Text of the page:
Almost 1,000 people showed up to enjoy the annual Thanksgiving feast put on by the Salvation Army of metro Phoenix on Thursday.
It takes three days to prepare for the big meal. Major Nancy Dihle with the Salvation Army said it would not be possible without the help of about 800 volunteers that showed up to help.
From preparing meals to setting the table, serving, escorting the guests to their tables, volunteers performed a wide array of duties.
Carla Donaldson the owner of Salon Izzy provided free haircuts and manicures for hundreds of guests who showed up for the Thanksgiving feast.
"I wanted my Thanksgiving to mean more than just something I do all the time, "said Donaldson.
The convention center hall had a large screen set up for guests to sit back and enjoy football. There was an area set up for prayers and counseling, and volunteers handed out clothing and toiletries to those in need.
Phoenix Mayoral candidate Kate Gallego attended the event said she was impressed by the small touches that added flavor to the celebration.
"There's football on just like there would be at home. You can get a manicure, you can get your hair done, there is no waiting in lines, and they use real china," said Gallego.
Major Nancy Dihle said the small details made a big difference to those who attended.
"We want people to feel well loved and well cared for. When you go to a family member's home you get all those special touches. We want them to go home today feeling like they got those special touches and their whole person is taken care of," said Dihle.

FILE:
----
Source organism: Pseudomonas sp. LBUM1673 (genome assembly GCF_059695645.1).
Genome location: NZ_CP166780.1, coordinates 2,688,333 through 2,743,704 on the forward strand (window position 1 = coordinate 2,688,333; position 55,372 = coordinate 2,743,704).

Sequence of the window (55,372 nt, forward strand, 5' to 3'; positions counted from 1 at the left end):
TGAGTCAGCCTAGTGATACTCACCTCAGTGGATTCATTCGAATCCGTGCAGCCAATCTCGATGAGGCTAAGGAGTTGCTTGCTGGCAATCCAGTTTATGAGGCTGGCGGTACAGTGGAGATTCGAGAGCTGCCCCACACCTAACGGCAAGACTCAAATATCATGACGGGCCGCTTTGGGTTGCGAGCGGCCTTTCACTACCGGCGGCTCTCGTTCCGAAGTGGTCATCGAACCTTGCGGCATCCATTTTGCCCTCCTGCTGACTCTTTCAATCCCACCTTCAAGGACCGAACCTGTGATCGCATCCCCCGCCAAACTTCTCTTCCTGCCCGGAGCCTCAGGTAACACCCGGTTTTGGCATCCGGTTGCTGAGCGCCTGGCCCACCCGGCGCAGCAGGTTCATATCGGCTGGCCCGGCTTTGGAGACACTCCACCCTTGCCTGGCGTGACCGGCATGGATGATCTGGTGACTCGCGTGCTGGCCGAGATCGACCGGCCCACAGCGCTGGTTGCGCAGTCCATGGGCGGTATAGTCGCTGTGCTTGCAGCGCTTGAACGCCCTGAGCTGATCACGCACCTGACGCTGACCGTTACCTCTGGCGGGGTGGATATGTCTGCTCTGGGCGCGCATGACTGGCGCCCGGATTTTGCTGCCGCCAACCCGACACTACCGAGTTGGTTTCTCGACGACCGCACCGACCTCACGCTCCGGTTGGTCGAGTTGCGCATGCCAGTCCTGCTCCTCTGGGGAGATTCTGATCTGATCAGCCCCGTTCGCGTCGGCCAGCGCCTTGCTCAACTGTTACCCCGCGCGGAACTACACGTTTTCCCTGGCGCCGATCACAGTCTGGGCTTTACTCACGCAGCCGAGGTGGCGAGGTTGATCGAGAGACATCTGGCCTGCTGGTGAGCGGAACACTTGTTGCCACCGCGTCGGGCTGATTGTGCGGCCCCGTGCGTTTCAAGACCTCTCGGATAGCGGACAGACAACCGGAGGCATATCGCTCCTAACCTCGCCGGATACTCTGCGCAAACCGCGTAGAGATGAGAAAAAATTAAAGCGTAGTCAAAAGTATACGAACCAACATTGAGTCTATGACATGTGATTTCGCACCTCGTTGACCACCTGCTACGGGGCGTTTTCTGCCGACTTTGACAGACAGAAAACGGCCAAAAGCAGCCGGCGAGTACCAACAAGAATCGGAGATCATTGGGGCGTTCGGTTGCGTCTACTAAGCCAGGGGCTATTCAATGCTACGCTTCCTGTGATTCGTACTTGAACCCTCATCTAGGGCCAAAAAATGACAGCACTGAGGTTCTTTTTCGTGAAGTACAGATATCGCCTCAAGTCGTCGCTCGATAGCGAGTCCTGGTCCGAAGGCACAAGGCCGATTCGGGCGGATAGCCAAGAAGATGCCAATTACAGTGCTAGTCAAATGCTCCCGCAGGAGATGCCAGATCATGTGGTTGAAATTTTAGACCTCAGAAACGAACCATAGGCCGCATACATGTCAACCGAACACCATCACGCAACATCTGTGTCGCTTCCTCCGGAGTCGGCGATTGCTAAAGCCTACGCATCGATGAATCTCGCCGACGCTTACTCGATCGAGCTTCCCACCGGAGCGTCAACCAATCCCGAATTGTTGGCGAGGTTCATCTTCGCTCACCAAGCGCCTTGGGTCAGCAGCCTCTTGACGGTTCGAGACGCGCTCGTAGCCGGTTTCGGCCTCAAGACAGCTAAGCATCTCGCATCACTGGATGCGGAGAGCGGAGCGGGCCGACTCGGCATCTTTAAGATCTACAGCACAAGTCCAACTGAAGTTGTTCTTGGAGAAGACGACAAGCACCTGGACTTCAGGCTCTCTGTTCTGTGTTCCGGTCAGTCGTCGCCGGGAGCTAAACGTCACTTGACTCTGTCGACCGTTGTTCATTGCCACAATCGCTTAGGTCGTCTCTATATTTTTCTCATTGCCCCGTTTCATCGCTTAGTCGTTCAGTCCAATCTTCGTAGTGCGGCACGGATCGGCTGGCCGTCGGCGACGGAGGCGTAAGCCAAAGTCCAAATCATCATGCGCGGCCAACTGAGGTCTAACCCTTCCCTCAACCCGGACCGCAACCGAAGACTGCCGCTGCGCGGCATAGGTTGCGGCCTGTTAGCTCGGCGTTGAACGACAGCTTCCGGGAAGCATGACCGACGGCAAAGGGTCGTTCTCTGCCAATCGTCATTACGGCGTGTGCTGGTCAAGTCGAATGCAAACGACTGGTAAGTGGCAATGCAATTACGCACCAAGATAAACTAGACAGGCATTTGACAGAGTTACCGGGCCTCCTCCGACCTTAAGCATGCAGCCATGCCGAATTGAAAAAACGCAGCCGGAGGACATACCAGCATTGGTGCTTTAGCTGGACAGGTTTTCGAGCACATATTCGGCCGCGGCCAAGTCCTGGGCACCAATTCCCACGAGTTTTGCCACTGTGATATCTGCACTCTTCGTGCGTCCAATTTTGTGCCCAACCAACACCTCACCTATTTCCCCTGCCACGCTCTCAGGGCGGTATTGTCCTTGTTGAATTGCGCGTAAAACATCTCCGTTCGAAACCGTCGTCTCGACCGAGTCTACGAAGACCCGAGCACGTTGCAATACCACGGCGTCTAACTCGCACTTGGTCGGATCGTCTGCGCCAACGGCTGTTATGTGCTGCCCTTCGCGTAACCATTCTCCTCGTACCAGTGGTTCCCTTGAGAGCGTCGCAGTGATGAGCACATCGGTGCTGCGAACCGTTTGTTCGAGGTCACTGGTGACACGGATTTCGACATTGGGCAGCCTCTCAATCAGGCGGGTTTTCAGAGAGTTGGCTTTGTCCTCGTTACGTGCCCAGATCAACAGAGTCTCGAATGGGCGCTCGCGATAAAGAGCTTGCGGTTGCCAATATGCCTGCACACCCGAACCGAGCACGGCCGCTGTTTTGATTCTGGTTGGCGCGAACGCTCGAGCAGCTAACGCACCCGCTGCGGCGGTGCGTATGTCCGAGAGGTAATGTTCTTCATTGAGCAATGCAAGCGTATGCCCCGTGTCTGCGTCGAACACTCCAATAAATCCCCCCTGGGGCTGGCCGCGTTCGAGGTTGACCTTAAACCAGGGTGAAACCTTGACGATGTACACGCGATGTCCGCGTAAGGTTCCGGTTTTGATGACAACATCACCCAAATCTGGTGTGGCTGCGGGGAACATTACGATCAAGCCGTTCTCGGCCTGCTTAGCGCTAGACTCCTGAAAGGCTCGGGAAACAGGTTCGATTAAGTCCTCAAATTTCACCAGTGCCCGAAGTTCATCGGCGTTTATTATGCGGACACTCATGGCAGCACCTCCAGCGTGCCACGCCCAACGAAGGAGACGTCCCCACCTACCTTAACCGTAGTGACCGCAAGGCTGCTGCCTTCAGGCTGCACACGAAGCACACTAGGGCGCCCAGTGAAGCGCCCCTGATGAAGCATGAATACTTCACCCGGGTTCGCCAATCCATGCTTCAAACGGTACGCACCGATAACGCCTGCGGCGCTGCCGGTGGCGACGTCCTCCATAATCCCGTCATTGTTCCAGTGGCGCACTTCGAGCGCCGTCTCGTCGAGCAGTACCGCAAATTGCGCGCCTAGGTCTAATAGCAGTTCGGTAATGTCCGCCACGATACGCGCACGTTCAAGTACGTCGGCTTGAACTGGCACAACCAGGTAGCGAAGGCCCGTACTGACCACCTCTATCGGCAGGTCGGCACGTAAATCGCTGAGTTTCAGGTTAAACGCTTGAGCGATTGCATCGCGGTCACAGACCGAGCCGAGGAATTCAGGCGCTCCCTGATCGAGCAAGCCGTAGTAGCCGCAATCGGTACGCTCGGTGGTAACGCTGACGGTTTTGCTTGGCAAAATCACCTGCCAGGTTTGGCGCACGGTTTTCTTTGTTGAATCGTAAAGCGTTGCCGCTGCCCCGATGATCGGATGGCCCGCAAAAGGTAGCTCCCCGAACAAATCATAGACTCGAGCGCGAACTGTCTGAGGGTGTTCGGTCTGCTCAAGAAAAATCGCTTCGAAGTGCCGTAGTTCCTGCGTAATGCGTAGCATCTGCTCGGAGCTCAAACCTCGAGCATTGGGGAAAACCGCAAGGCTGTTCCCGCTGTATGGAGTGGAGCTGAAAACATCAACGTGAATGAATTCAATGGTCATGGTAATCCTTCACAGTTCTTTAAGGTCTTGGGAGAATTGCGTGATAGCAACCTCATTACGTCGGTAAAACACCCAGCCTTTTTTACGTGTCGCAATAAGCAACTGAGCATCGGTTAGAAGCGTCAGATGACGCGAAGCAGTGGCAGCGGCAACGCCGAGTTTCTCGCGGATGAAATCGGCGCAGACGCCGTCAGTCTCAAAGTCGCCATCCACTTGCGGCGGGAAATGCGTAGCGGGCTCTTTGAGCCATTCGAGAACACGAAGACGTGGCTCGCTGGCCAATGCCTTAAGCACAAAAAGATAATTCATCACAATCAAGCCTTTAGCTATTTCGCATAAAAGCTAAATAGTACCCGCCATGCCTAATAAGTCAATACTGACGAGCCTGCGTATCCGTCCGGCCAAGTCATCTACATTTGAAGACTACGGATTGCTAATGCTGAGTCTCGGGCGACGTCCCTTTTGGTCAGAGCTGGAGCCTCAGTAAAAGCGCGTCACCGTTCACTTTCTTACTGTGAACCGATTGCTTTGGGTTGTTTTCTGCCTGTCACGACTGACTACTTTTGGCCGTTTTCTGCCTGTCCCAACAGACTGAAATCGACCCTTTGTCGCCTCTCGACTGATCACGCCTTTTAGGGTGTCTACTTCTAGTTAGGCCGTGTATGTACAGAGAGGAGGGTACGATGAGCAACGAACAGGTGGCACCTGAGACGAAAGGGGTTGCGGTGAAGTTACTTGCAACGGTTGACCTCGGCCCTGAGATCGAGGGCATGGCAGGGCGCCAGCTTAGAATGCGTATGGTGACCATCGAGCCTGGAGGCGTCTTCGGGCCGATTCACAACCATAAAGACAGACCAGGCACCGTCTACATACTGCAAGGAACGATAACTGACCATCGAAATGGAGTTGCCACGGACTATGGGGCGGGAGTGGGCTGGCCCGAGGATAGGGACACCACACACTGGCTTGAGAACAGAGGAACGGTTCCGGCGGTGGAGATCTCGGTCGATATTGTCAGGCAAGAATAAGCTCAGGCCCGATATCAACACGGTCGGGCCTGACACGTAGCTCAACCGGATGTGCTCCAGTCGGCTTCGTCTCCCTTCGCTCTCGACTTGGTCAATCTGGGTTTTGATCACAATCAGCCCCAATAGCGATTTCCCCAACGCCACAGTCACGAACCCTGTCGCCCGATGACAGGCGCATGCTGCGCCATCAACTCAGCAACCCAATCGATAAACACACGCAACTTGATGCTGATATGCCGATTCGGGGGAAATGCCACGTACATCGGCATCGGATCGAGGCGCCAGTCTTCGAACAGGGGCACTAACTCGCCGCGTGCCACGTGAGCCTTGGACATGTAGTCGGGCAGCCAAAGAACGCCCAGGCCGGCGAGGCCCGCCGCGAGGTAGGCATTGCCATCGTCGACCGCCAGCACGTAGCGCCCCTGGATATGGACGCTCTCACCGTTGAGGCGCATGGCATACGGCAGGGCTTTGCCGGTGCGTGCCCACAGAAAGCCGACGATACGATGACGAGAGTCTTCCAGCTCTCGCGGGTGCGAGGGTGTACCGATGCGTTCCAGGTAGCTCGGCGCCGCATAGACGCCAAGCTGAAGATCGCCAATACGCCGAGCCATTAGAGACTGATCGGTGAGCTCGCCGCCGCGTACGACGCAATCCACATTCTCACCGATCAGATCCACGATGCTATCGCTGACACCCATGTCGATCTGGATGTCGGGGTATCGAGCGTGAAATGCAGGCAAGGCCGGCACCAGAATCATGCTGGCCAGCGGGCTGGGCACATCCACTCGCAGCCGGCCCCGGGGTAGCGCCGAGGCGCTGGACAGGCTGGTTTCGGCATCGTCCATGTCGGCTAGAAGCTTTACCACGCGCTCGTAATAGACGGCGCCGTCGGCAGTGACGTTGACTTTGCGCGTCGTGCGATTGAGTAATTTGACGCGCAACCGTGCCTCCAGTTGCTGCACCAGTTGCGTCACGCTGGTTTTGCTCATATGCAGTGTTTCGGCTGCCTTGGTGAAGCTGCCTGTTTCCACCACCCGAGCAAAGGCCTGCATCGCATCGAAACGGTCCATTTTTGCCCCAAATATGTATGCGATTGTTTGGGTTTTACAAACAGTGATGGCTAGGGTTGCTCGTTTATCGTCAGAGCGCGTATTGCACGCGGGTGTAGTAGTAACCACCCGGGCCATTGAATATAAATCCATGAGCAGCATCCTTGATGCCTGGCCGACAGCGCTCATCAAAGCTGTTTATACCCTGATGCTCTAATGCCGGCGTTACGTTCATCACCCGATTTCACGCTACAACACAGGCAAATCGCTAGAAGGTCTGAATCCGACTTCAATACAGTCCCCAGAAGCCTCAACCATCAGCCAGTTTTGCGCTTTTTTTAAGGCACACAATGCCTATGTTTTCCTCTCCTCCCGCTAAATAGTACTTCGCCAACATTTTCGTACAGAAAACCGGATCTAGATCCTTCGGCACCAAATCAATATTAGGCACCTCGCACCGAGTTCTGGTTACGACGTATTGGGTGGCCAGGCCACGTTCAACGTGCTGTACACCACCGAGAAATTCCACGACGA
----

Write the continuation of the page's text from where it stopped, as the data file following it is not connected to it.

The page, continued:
Guests were served all of the traditional Thanksgiving Day fixings, along with Pumpkin pie, cookies, and coffee.
Joseph Degraft-Johnson was one of the hundreds of volunteers who helped serve guests at the dinner. He brought his whole family with him, including his five and 10-year-old daughters.
Degraft-Johnson said he woke up in the morning and decided to go help out at the dinner on a whim. He hoped to be an example to his daughters.
"What I hope is they learn to serve people. It doesn't matter where they're from, what background you are. Everybody sometimes needs help," said Degraft-Johnson.
Among the guests were those who were homeless, those who lived in shelters, and many others who were alone for Thanksgiving, along with those who could not afford to buy a full Thanksgiving meal.
"I just had a father that came up with two sons and said I had nowhere to go. I just want you to know how important it was for me to be here with my sons. That is why we do what we do," added Major Dihle.
Phoenix Mayoral candidate Daniel Valenzuela also attended the event.
"I know what it's like to be on the receiving end. I've got to tell you, it is the generosity of my community, my hometown that has led me into a life of service," said Valenzuela.
Salvation Army staff said they served up more than 1,350 pounds of turkey, 75 gallons of gravy, 1,000 pounds of potatoes, and 3,700 slices of pie.
The Salvation Army's bell ringing campaign is also now in full swing.
Money raised during the campaign helps fund many local activities and programs in the area. If you'd like to donate you can drop off your cash inside a red kettle you will find outside many retail stores throughout the Valley.
You can also donate online, through the mail: 2707 East Van Buren Street, Phoenix, AZ 85008 or call 1 (800) SAL-ARMY.